Chapters 17 and 18 of the TTP constitute a textual unit in which Spinoza submits the case of the ancient Hebrew state to close examination. This is not the work of a historian, at least not in any sense that we, twenty-first century readers, would recognize as such. Many of Spinoza’s claims in these chapters are highly speculative, and seem to be poorly backed by historical evidence (Cf. Verbeek (2003), 126). Other claims are broad-brush, ahistorical generalizations: for example, in a (...) marginal note (to be discussed shortly), Spinoza refers to his Jewish contemporaries as if they were identical with the ancient Hebrews. Projections from Spinoza’s own experience of his Jewish and Dutch contemporaries are quite common, and the Erastian lesson that Spinoza attempts to draw from his “history” of the ancient Hebrew state is all too conspicuous. Even Spinoza’s philosophical arguments in these two chapters are not uniformly convincing, as I will attempt to show. Yet in spite of all these faults, the two chapters are a masterpiece of their own kind: a case study of the psychological foundations of politics and religion. The work that comes closest in my mind is Freud’s 1939 Der Mann Moses und die monotheistische Religion. The two works are similar not only in terms of their chronological subject matter – the Hebrews of Moses’s time – but also in their attempt to reconstruct the communal psyche of the Hebrews in order to demonstrate their respective social theories about the foundation of civilization. Needless to say, there are numerous differences between the two works, not the least of which are their distinct aims and the very different political contexts in which they were produced. (shrink)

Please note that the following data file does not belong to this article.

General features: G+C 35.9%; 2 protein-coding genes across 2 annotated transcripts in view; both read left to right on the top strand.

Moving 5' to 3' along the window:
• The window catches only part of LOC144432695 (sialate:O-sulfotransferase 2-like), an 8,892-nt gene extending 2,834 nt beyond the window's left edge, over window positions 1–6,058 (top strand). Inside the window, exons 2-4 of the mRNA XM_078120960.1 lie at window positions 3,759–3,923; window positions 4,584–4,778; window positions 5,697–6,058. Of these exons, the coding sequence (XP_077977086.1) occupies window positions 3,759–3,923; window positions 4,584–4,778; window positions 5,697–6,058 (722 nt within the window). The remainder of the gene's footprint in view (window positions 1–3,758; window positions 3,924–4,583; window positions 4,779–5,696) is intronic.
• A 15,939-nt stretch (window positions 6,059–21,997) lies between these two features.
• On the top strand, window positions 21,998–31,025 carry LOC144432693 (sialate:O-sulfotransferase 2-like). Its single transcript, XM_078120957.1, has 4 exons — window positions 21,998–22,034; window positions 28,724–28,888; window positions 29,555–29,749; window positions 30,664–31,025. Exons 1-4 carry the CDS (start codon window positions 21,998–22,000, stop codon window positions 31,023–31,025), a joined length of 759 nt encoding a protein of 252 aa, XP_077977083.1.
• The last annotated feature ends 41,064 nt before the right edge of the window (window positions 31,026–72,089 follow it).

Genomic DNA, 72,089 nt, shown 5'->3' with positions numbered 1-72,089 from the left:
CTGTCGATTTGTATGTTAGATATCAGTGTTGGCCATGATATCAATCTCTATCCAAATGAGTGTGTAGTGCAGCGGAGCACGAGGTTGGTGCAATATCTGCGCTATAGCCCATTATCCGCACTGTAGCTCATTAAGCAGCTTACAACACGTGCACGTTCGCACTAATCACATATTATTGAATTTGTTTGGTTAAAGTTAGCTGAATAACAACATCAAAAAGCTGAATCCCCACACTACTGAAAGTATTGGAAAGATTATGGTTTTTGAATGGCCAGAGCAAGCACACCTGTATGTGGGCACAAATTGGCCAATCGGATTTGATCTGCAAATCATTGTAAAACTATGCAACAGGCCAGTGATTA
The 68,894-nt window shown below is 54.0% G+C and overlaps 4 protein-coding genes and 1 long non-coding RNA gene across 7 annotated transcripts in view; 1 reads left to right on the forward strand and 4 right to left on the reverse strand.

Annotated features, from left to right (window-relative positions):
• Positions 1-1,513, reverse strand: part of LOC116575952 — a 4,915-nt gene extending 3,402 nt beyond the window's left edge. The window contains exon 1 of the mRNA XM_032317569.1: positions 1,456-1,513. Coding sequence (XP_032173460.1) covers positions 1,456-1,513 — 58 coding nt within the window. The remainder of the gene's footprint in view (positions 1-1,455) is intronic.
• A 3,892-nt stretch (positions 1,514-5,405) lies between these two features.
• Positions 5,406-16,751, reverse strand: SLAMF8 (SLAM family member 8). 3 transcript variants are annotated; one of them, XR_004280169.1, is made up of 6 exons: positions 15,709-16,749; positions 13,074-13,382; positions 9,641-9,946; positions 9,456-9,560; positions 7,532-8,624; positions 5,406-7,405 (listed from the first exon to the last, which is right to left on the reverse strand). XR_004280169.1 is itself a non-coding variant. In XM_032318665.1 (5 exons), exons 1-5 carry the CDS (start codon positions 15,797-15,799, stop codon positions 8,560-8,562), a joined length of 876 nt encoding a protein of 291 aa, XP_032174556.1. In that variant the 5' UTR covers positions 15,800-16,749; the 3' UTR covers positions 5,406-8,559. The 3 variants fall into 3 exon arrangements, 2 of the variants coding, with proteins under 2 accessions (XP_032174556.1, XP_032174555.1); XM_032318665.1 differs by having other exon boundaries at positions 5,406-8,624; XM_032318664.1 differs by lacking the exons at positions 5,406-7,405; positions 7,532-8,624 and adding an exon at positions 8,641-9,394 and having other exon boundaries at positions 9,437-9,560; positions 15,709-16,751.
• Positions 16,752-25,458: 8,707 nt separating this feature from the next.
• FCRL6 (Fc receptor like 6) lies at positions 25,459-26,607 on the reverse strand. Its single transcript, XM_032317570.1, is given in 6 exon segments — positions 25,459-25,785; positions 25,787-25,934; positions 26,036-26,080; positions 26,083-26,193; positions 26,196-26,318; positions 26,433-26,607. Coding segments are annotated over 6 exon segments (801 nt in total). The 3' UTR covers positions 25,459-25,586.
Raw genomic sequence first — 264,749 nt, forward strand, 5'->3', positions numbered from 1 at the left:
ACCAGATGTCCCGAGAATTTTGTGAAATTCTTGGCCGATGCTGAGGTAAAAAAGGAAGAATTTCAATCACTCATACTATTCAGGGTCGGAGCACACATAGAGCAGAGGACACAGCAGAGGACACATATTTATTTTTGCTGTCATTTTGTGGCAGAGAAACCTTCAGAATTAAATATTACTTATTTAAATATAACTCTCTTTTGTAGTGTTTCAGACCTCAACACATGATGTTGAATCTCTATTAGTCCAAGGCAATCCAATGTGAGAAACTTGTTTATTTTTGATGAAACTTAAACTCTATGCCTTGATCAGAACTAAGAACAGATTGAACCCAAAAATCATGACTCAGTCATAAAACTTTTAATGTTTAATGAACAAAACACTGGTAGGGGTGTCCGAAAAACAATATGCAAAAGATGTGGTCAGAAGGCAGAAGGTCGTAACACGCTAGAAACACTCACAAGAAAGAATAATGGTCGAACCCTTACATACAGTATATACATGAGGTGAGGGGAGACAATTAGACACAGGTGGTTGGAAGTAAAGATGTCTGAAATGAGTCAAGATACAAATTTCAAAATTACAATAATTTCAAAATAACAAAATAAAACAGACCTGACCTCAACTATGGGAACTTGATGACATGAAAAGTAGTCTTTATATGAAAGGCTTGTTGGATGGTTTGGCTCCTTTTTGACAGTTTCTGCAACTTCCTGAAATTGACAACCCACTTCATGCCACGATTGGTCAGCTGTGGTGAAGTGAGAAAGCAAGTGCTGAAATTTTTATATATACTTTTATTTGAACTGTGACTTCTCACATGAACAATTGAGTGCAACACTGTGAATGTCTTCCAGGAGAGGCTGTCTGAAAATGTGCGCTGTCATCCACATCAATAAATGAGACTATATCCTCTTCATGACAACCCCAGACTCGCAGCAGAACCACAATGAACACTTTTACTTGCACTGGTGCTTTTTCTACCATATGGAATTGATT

Event synopsis: Professor Susan James inverses Leo Strauss’ reading of Spinoza. Whereas Strauss emphasized the hidden subtext of Spinoza’s arguments, James revives the explicit debates of his time within which Spinoza's Theologico-Political Treatise was situated. But this is not a simple historical reconstruction. James’ close reading of the Treatise offers a radically new perspective on Spinoza’s revolutionary book – a reading that presents startling new perspective on the political, metaphysical and theological implications of the book. Given the importance of Spinoza’s (...) political writings in contemporary radical democratic approaches to the state, James intervention has the potential to reshape the way we think of a Spinozan politics. (shrink)